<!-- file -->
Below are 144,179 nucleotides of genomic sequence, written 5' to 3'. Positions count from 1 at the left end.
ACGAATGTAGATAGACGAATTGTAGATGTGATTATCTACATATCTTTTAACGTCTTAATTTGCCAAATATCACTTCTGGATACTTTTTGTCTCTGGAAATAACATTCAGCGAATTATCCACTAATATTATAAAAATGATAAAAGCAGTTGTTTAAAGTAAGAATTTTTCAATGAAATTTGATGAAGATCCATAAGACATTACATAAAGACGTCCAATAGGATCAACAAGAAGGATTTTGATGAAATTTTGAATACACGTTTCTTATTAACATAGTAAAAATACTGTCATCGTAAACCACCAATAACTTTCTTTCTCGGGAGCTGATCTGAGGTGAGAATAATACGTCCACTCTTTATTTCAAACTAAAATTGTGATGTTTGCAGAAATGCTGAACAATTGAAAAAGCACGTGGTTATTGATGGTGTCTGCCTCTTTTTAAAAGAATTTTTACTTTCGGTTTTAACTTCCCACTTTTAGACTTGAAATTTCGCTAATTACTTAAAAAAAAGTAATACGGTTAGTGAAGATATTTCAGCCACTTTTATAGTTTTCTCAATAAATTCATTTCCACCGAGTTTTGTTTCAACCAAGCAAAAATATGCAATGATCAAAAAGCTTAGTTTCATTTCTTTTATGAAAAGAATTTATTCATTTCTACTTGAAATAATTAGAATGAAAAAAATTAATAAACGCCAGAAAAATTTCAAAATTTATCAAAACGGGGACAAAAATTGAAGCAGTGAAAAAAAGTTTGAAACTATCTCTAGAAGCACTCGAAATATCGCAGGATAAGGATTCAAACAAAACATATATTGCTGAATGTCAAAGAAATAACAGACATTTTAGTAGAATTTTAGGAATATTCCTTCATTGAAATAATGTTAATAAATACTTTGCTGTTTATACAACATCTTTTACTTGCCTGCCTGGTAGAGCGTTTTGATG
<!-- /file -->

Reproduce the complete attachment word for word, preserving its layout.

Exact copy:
Below are 144,179 nucleotides of genomic sequence, written 5' to 3'. Positions count from 1 at the left end.
ACGAATGTAGATAGACGAATTGTAGATGTGATTATCTACATATCTTTTAACGTCTTAATTTGCCAAATATCACTTCTGGATACTTTTTGTCTCTGGAAATAACATTCAGCGAATTATCCACTAATATTATAAAAATGATAAAAGCAGTTGTTTAAAGTAAGAATTTTTCAATGAAATTTGATGAAGATCCATAAGACATTACATAAAGACGTCCAATAGGATCAACAAGAAGGATTTTGATGAAATTTTGAATACACGTTTCTTATTAACATAGTAAAAATACTGTCATCGTAAACCACCAATAACTTTCTTTCTCGGGAGCTGATCTGAGGTGAGAATAATACGTCCACTCTTTATTTCAAACTAAAATTGTGATGTTTGCAGAAATGCTGAACAATTGAAAAAGCACGTGGTTATTGATGGTGTCTGCCTCTTTTTAAAAGAATTTTTACTTTCGGTTTTAACTTCCCACTTTTAGACTTGAAATTTCGCTAATTACTTAAAAAAAAGTAATACGGTTAGTGAAGATATTTCAGCCACTTTTATAGTTTTCTCAATAAATTCATTTCCACCGAGTTTTGTTTCAACCAAGCAAAAATATGCAATGATCAAAAAGCTTAGTTTCATTTCTTTTATGAAAAGAATTTATTCATTTCTACTTGAAATAATTAGAATGAAAAAAATTAATAAACGCCAGAAAAATTTCAAAATTTATCAAAACGGGGACAAAAATTGAAGCAGTGAAAAAAAGTTTGAAACTATCTCTAGAAGCACTCGAAATATCGCAGGATAAGGATTCAAACAAAACATATATTGCTGAATGTCAAAGAAATAACAGACATTTTAGTAGAATTTTAGGAATATTCCTTCATTGAAATAATGTTAATAAATACTTTGCTGTTTATACAACATCTTTTACTTGCCTGCCTGGTAGAGCGTTTTGATG